PORT ORCHARD, Wash. – State Rep. Jan Angel, R-Port Orchard, is proposing a bill that would require cities and counties to notify property owners when their properties will be considered for rezoning.
“There needs to be some kind of initial notification, and then whether people want to get involved in the initial hearings or go to meetings, that’s up to them,” Angel said of the proposed legislation, House Bill 2408.
It’s an idea that isn’t meeting much initial resistance at the county administration building in Port Orchard.
Jeffrey Rowe-Hornbaker, deputy director of the county’s Department of Community Development, said rezoning proposals are planned so far ahead of time, it might be possible to mail the notices in the same envelopes with assessments or tax notices.
Rowe-Hornbaker said the county puts notices in newspapers and on the county’s Web site, but said he’d be open to another method “if it’s a means in which we can better inform our community.”
“Yesterday’s tool doesn’t necessarily fit today’s need,” Rowe-Hornbaker said. “The last thing we want to do is rely on what we did yesterday.”
Tim Matthes, president of the Kitsap Alliance of Property Owners, said it’s an issue of fairness. If a property owner requests a rezone, the cost of mailing notices to neighbors is built into county development fees.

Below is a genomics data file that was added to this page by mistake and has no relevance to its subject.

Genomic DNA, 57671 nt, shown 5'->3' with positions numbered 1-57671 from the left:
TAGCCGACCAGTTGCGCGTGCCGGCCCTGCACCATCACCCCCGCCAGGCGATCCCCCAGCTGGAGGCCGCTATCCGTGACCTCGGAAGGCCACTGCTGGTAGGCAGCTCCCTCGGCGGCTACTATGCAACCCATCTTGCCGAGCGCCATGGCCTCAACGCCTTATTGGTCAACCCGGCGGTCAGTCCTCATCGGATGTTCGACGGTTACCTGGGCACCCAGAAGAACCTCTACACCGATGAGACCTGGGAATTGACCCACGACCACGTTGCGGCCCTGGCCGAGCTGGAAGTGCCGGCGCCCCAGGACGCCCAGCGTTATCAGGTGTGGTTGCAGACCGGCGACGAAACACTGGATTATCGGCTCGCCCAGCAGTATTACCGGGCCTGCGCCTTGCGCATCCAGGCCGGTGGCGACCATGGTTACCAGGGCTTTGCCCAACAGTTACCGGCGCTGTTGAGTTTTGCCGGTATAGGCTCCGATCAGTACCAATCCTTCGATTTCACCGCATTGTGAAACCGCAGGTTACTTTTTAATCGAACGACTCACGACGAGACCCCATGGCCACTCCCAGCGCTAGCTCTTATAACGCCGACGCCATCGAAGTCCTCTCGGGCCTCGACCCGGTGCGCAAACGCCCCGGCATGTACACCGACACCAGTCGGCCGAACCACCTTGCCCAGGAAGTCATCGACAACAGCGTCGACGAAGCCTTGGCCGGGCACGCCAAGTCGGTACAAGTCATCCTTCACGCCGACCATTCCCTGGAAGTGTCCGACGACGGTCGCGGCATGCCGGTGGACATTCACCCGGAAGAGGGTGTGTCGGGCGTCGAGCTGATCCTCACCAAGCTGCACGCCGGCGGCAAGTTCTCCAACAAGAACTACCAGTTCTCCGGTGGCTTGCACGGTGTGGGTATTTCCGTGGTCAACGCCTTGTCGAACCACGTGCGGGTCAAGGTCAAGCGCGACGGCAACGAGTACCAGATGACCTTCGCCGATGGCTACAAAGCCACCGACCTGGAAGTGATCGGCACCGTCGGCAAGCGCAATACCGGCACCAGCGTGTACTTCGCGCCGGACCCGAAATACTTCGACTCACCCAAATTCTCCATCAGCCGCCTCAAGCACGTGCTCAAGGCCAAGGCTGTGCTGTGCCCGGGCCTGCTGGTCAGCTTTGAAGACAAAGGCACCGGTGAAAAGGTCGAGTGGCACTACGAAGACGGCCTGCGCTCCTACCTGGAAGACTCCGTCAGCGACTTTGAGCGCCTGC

He has suggested that DCD should make the same kind of effort, he said, but been told it’s too expensive.
“It just purely makes good sense. Anybody that would have something possible to lose or possibly to gain should be notified,” Matthes said. “If it’s good enough for the goose it should be good enough for the gander.”
Kitsap County Commissioner Charlotte Garrido said she didn’t have any initial objections to the proposal, but would want to know more about what impact it would have on the county department, including the cost.
Angel, Garrido’s successor and predecessor as county commissioner, acknowledged her bill could qualify as an unfunded mandate.
“And that’s why I darned near didn’t do it,” Angel said. “But I do believe it is the responsibility of government if they’re going to change the property’s zoning they have to notify the property’s owner.”
The first-term legislator said city and county organizations have asked her whether the law would require local governments to notify property owners at every step of the process. Angel said she doesn’t want that. A simple postcard at the beginning would be fine for her.
That and other details are still to be spelled out in the bill. The bill’s first draft requires the notice to be sent to the last known owner using records from the assessor’s office, that the notice describe the action being considered, that times and dates of any action be provided and that contact information for questions be available.
Four other Republicans had signed on as co-sponsors as of Thursday. Angel said she will attempt to cross the aisle to get Democratic support as the session begins.
Angel said she has briefly discussed the bill with state Rep. Geoff Simpson, D-Covington, chairman of the House Local Government and Housing Committee. She said he expressed some concern over whether local governments could afford more costs being demanded on them.
“If they can’t afford to pay for notification on a property,” Angel said, “maybe they shouldn’t rezone it.”